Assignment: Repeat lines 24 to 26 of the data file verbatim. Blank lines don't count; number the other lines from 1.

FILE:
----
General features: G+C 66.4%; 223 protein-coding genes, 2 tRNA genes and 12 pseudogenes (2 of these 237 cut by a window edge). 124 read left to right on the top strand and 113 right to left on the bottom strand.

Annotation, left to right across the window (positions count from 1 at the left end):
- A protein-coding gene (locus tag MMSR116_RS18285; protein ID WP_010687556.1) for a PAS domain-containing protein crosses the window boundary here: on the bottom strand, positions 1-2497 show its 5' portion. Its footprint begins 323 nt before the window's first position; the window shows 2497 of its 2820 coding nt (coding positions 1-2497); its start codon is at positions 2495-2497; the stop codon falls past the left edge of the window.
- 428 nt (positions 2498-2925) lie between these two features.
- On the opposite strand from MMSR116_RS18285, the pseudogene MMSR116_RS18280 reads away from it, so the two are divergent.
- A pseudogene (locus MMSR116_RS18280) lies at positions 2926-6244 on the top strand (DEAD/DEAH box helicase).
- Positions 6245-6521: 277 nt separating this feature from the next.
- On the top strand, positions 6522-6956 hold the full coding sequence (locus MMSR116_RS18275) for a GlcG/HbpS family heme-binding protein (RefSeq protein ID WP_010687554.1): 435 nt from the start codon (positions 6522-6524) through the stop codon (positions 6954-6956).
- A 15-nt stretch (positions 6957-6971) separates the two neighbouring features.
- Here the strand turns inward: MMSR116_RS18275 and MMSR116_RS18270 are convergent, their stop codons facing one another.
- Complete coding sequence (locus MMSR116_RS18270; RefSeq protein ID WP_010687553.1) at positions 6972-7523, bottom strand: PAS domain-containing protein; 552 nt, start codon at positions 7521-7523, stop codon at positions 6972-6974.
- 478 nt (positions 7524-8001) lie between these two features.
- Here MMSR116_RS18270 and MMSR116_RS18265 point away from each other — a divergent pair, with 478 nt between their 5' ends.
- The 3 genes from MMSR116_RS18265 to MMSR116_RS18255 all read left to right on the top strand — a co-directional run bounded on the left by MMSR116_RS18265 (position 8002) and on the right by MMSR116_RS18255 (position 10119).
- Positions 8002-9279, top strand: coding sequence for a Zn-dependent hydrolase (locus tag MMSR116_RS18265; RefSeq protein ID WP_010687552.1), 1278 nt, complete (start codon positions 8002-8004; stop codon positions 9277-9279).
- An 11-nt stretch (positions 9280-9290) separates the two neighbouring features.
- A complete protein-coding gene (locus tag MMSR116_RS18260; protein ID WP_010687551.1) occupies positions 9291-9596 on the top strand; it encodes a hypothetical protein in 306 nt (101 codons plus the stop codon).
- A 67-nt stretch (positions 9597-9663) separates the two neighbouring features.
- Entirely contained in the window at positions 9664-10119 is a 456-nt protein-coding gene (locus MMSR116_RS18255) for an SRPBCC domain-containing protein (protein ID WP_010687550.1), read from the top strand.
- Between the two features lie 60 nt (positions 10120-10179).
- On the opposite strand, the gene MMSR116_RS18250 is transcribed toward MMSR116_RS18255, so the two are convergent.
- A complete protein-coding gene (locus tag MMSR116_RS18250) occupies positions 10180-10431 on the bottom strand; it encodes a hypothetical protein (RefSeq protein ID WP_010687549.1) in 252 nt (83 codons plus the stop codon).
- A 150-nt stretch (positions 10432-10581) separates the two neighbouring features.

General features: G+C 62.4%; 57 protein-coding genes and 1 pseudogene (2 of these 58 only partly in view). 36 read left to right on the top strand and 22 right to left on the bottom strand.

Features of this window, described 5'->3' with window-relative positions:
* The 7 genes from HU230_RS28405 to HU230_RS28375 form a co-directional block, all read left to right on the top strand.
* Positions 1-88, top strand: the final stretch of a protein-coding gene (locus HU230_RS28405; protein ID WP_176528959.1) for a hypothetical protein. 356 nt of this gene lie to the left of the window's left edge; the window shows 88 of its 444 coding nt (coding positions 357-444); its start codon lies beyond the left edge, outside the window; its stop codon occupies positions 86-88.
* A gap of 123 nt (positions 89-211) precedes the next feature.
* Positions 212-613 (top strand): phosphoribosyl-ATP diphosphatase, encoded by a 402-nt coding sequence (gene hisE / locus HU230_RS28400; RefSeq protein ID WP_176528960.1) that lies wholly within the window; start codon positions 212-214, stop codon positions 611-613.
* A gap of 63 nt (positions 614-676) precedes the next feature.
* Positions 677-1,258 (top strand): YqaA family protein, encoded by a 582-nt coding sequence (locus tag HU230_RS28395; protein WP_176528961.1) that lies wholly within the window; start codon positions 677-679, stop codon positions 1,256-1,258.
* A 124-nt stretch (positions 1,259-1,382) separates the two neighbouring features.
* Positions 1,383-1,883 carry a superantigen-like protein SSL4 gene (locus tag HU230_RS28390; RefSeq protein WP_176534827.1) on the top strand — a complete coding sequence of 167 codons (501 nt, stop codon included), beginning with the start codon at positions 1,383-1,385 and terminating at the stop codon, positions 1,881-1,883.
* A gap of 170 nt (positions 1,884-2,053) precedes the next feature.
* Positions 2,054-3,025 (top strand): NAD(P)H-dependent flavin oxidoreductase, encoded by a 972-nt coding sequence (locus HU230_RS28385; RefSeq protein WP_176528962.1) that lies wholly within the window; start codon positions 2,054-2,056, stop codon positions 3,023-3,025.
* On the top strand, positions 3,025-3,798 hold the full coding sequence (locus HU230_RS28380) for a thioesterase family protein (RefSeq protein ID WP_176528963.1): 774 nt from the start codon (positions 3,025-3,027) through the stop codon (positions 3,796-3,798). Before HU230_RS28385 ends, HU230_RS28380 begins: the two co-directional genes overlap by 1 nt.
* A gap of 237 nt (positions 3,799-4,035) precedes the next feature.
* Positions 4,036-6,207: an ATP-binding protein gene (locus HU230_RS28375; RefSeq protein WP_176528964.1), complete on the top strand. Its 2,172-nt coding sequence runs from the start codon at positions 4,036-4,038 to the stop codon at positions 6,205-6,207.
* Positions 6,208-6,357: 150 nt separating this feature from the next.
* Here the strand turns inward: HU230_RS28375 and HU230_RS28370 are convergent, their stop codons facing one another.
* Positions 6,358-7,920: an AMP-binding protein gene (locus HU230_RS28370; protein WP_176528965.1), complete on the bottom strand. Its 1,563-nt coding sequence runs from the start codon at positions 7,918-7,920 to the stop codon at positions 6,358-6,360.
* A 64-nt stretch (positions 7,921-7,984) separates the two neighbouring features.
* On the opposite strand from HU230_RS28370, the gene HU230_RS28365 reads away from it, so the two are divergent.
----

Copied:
General features: G+C 62.4%; 57 protein-coding genes and 1 pseudogene (2 of these 58 only partly in view). 36 read left to right on the top strand and 22 right to left on the bottom strand.

Features of this window, described 5'->3' with window-relative positions:
* The 7 genes from HU230_RS28405 to HU230_RS28375 form a co-directional block, all read left to right on the top strand.